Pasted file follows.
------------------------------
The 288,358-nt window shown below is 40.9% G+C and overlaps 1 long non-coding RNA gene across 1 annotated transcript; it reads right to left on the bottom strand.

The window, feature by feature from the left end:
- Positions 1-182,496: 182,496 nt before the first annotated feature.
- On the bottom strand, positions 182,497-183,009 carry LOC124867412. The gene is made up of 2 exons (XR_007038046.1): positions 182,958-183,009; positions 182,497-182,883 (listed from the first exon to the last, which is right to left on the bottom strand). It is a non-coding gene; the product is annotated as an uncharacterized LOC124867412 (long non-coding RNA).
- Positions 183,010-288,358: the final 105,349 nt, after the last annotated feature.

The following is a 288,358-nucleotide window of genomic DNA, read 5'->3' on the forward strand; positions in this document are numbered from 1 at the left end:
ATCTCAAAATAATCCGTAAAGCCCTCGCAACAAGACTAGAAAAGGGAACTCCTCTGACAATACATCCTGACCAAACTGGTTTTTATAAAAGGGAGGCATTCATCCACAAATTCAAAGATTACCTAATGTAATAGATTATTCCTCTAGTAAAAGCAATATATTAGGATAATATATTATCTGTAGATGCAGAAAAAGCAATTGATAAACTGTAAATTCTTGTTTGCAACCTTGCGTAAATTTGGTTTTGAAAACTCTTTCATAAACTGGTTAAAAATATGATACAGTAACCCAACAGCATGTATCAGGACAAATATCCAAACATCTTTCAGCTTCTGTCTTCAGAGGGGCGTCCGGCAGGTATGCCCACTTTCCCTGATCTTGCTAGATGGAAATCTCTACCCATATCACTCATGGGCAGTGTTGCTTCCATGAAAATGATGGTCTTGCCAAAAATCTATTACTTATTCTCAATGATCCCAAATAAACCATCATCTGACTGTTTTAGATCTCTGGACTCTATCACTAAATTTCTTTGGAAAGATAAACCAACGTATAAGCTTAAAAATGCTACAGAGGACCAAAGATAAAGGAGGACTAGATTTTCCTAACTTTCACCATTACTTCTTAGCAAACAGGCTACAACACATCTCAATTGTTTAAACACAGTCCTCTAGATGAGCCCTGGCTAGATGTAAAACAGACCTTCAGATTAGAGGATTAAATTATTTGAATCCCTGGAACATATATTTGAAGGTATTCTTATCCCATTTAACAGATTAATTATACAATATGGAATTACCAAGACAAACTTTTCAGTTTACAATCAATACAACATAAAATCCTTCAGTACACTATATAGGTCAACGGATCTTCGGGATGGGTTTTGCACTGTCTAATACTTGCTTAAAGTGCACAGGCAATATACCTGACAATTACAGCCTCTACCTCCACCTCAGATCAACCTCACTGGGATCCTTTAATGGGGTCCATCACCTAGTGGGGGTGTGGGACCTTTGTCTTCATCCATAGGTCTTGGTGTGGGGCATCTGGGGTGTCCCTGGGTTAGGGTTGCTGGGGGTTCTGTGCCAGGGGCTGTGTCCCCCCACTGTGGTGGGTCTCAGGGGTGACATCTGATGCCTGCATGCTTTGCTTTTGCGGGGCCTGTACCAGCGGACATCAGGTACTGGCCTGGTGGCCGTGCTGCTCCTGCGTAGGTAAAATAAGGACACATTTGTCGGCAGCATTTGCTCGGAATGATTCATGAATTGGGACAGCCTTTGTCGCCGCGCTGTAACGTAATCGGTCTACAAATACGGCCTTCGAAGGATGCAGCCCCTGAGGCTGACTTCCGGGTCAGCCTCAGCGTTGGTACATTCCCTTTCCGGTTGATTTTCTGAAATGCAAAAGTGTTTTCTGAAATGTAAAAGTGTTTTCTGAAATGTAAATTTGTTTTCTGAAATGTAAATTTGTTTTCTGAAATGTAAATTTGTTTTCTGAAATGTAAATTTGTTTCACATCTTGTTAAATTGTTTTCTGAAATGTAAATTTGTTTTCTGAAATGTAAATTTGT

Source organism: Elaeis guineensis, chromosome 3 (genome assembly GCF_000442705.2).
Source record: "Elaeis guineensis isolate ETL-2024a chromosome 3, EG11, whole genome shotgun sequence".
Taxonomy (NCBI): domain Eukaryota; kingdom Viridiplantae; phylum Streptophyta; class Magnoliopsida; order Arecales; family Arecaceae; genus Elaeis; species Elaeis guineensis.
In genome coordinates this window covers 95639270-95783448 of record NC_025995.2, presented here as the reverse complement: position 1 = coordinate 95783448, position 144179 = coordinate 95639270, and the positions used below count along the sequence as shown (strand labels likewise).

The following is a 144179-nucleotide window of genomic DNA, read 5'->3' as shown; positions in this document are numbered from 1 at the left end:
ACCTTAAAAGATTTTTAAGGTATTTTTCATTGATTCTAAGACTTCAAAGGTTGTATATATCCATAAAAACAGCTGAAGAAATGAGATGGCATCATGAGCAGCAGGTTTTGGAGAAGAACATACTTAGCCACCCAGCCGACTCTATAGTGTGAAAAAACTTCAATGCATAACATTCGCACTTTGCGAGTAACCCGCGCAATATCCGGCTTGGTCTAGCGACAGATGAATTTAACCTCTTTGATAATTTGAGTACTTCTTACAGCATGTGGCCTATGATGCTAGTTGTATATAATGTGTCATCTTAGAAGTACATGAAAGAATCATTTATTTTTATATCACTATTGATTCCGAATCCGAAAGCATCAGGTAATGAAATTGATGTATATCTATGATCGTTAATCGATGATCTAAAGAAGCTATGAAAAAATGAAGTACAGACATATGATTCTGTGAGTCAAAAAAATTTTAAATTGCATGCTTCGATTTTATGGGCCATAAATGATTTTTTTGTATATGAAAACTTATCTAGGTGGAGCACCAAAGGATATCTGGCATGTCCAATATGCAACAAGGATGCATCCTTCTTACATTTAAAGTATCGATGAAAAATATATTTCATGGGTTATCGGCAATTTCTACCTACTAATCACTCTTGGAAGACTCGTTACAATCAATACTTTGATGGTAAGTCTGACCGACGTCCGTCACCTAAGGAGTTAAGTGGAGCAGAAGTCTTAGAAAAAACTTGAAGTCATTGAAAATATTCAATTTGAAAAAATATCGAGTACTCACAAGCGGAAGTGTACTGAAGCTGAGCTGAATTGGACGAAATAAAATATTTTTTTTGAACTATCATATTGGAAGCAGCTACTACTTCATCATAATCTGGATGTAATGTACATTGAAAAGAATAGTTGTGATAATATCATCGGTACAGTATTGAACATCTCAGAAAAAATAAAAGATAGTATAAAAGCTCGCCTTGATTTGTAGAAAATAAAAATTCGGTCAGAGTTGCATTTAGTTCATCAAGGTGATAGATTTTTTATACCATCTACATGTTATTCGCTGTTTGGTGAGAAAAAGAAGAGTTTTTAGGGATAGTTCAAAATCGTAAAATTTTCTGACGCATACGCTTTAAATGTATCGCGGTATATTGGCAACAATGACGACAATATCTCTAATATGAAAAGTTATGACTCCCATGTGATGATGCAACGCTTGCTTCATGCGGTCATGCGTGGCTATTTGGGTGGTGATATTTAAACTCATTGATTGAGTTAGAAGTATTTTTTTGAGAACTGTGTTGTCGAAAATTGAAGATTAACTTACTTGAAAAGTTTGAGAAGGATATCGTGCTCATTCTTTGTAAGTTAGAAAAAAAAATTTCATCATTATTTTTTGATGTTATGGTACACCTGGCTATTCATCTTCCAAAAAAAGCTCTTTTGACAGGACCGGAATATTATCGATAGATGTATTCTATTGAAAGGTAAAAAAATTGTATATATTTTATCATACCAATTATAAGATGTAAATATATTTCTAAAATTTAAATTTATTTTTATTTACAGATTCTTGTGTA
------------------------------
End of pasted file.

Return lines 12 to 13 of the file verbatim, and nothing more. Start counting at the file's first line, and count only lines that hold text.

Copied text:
The following is a 144179-nucleotide window of genomic DNA, read 5'->3' as shown; positions in this document are numbered from 1 at the left end:
ACCTTAAAAGATTTTTAAGGTATTTTTCATTGATTCTAAGACTTCAAAGGTTGTATATATCCATAAAAACAGCTGAAGAAATGAGATGGCATCATGAGCAGCAGGTTTTGGAGAAGAACATACTTAGCCACCCAGCCGACTCTATAGTGTGAAAAAACTTCAATGCATAACATTCGCACTTTGCGAGTAACCCGCGCAATATCCGGCTTGGTCTAGCGACAGATGAATTTAACCTCTTTGATAATTTGAGTACTTCTTACAGCATGTGGCCTATGATGCTAGTTGTATATAATGTGTCATCTTAGAAGTACATGAAAGAATCATTTATTTTTATATCACTATTGATTCCGAATCCGAAAGCATCAGGTAATGAAATTGATGTATATCTATGATCGTTAATCGATGATCTAAAGAAGCTATGAAAAAATGAAGTACAGACATATGATTCTGTGAGTCAAAAAAATTTTAAATTGCATGCTTCGATTTTATGGGCCATAAATGATTTTTTTGTATATGAAAACTTATCTAGGTGGAGCACCAAAGGATATCTGGCATGTCCAATATGCAACAAGGATGCATCCTTCTTACATTTAAAGTATCGATGAAAAATATATTTCATGGGTTATCGGCAATTTCTACCTACTAATCACTCTTGGAAGACTCGTTACAATCAATACTTTGATGGTAAGTCTGACCGACGTCCGTCACCTAAGGAGTTAAGTGGAGCAGAAGTCTTAGAAAAAACTTGAAGTCATTGAAAATATTCAATTTGAAAAAATATCGAGTACTCACAAGCGGAAGTGTACTGAAGCTGAGCTGAATTGGACGAAATAAAATATTTTTTTTGAACTATCATATTGGAAGCAGCTACTACTTCATCATAATCTGGATGTAATGTACATTGAAAAGAATAGTTGTGATAATATCATCGGTACAGTATTGAACATCTCAGAAAAAATAAAAGATAGTATAAAAGCTCGCCTTGATTTGTAGAAAATAAAAATTCGGTCAGAGTTGCATTTAGTTCATCAAGGTGATAGATTTTTTATACCATCTACATGTTATTCGCTGTTTGGTGAGAAAAAGAAGAGTTTTTAGGGATAGTTCAAAATCGTAAAATTTTCTGACGCATACGCTTTAAATGTATCGCGGTATATTGGCAACAATGACGACAATATCTCTAATATGAAAAGTTATGACTCCCATGTGATGATGCAACGCTTGCTTCATGCGGTCATGCGTGGCTATTTGGGTGGTGATATTTAAACTCATTGATTGAGTTAGAAGTATTTTTTTGAGAACTGTGTTGTCGAAAATTGAAGATTAACTTACTTGAAAAGTTTGAGAAGGATATCGTGCTCATTCTTTGTAAGTTAGAAAAAAAAATTTCATCATTATTTTTTGATGTTATGGTACACCTGGCTATTCATCTTCCAAAAAAAGCTCTTTTGACAGGACCGGAATATTATCGATAGATGTATTCTATTGAAAGGTAAAAAAATTGTATATATTTTATCATACCAATTATAAGATGTAAATATATTTCTAAAATTTAAATTTATTTTTATTTACAGATTCTTGTGTA